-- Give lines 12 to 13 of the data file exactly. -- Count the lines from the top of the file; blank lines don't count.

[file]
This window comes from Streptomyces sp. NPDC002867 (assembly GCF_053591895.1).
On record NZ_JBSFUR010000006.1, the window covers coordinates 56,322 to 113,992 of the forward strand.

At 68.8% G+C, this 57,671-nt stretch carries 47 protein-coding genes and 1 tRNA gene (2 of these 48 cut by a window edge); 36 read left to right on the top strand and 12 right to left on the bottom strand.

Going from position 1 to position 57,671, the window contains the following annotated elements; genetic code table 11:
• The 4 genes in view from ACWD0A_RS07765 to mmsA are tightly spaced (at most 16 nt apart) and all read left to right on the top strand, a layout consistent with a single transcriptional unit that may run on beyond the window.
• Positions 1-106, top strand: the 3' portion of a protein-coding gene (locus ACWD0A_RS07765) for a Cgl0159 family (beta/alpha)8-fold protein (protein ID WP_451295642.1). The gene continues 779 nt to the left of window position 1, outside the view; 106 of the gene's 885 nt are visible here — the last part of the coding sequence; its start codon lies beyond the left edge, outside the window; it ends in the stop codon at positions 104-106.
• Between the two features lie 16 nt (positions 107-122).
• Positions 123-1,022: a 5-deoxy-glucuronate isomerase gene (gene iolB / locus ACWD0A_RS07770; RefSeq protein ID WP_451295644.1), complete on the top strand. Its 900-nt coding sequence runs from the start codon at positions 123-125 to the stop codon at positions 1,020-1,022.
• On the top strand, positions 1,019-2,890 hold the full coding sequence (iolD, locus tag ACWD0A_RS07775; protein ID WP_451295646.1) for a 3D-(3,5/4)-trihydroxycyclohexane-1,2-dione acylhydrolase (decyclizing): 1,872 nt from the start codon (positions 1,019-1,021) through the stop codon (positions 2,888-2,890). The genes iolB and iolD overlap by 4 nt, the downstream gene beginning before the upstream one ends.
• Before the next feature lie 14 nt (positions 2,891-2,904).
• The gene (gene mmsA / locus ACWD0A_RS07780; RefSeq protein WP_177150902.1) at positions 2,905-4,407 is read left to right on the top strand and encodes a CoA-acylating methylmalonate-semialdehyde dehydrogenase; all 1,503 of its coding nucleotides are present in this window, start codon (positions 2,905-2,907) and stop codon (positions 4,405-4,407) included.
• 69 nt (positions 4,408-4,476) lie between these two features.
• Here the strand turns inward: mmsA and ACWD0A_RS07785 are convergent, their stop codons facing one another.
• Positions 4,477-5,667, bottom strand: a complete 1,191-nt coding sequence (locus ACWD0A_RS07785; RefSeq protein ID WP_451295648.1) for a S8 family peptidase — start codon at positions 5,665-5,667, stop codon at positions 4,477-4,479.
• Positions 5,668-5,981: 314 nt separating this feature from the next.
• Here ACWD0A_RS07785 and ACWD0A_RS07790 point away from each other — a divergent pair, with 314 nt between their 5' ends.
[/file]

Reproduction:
• 69 nt (positions 4,408-4,476) lie between these two features.
• Here the strand turns inward: mmsA and ACWD0A_RS07785 are convergent, their stop codons facing one another.